As optics fade, denuclearization still as elusive as ever
Sheetal Sukhija - Friday 22nd June, 2018
At a rally in Minnesota, Trump said North Korea had returned remains of 200 U.S. war dead
North Korea is reportedly set to hand over a sizable number of remains of a U.S. troops missing from the Korean War
The President also slammed the news coverage on North Korea, calling it ‘almost treasonous’
MINNESOTA, U.S. - Addressing a crowd of supporters during a rally in Duluth, Minnesota, the U.S. President Donald Trump continued to tout his successful first and historic meeting with the North Korean leader, whom he met in Singapore last week.
Despite several U.S. and international experts pointing out that while the summit marked a new chapter in ties between the two nations, it lacked in substance - Trump continued to hail the summit as a win for the U.S.
At the rally, Trump even declared that on Wednesday, North Korea had returned the remains of 200 U.S. troops missing from the Korean War.
On Wednesday, the U.S. President announced to roaring applause, “We got back our great fallen heroes, the remains sent back today, already 200 got sent back.”
While Trump’s followers cheered on in Minnesota, at the Pentagon, the U.S. Defence Secretary, James Mattis tried his best to not let the fading optics from the summit turn into a complete blur.
Yet, left alone to answer tough questions from journalists, on what the actual progress is when it comes to denuclearization - even Mattis had to acknowledge that North Korea has, so far, not made the U.S. aware of any steps towards dismantling its nuclear weapons program.
Amid confusion over the fate of the promised diplomatic follow-up to last week’s summit between Trump and Kim Jong Un, Mattis admitted that he is unaware of any steps taken by North Korea towards denuclearization since the historic meeting.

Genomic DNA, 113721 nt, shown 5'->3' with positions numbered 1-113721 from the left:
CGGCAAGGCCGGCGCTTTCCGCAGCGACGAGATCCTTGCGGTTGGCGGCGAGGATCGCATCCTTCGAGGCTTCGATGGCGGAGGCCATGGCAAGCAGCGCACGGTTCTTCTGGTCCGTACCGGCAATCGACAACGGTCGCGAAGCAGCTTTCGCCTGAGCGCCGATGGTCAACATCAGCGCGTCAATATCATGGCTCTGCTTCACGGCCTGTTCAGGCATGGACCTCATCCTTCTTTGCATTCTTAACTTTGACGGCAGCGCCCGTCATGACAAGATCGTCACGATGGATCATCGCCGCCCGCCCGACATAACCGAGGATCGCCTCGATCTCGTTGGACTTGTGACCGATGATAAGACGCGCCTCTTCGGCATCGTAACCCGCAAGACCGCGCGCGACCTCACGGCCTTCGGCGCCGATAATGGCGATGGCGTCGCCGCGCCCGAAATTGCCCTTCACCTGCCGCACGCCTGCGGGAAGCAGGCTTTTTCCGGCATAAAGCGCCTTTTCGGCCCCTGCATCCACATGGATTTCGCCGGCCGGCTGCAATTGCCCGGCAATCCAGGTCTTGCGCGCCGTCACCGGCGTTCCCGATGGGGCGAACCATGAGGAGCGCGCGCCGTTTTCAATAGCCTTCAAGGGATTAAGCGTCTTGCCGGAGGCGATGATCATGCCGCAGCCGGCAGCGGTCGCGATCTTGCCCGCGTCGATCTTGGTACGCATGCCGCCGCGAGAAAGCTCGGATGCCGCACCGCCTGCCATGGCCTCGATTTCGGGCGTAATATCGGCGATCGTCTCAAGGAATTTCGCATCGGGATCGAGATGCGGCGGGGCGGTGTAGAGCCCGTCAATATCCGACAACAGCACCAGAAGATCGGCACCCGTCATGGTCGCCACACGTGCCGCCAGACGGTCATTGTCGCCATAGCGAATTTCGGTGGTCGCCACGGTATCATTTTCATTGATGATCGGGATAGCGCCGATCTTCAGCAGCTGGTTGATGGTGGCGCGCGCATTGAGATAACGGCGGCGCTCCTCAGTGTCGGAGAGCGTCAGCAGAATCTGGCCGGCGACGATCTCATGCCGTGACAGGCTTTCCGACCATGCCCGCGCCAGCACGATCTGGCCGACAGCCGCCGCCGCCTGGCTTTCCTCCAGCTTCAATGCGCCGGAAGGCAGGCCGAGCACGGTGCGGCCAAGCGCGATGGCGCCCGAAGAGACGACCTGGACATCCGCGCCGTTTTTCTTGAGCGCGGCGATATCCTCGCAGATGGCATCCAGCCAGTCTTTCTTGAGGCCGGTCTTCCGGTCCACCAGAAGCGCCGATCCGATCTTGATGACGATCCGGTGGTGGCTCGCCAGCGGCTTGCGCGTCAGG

He even said that he does not expect any steps in the immediate future.
After his closed-door talks with Kim Jong Un, Trump emerged in front of the global media and declared that North Korea had begun the destruction of a missile engine testing site or would begin as soon as Kim Jong Un returned from the summit.
He said he had ordered the suspension of “provocative” joint military exercises with South Korea in return.
Adding that the follow-up meetings would “go into the details” of the denuclearization agreement signed at the end of the summit.
The U.S. President has also announced that his Secretary of State, Mike Pompeo, and National Security Adviser, John Bolton, would take part in follow-up meetings with North Korean officials a week after the summit.
He said, “We’re getting together next week to go into the details. Next week, with John Bolton and our entire team, to go over the details and to get this stuff done.”
The following day, Pompeo said, “I will be the person who takes the role of driving this process forward. I don’t know exactly what the timing will be for our next conversation with North Korea. I would anticipate it will be fairly quickly after we return to our home countries. I don’t know exactly what form that will take but I’m very confident that by some time in the next week or so we will begin the engagement.”
A week has passed and engagements have not occurred.
Meanwhile, the Pentagon officially halted its August joint military drills with South Korea earlier this week.
On Wednesday, when Mattis was questioned about the steps, if any, that North Korea had taken to dismantle its nuclear weapons programme, Mattis said, “No, I’m not aware of that.”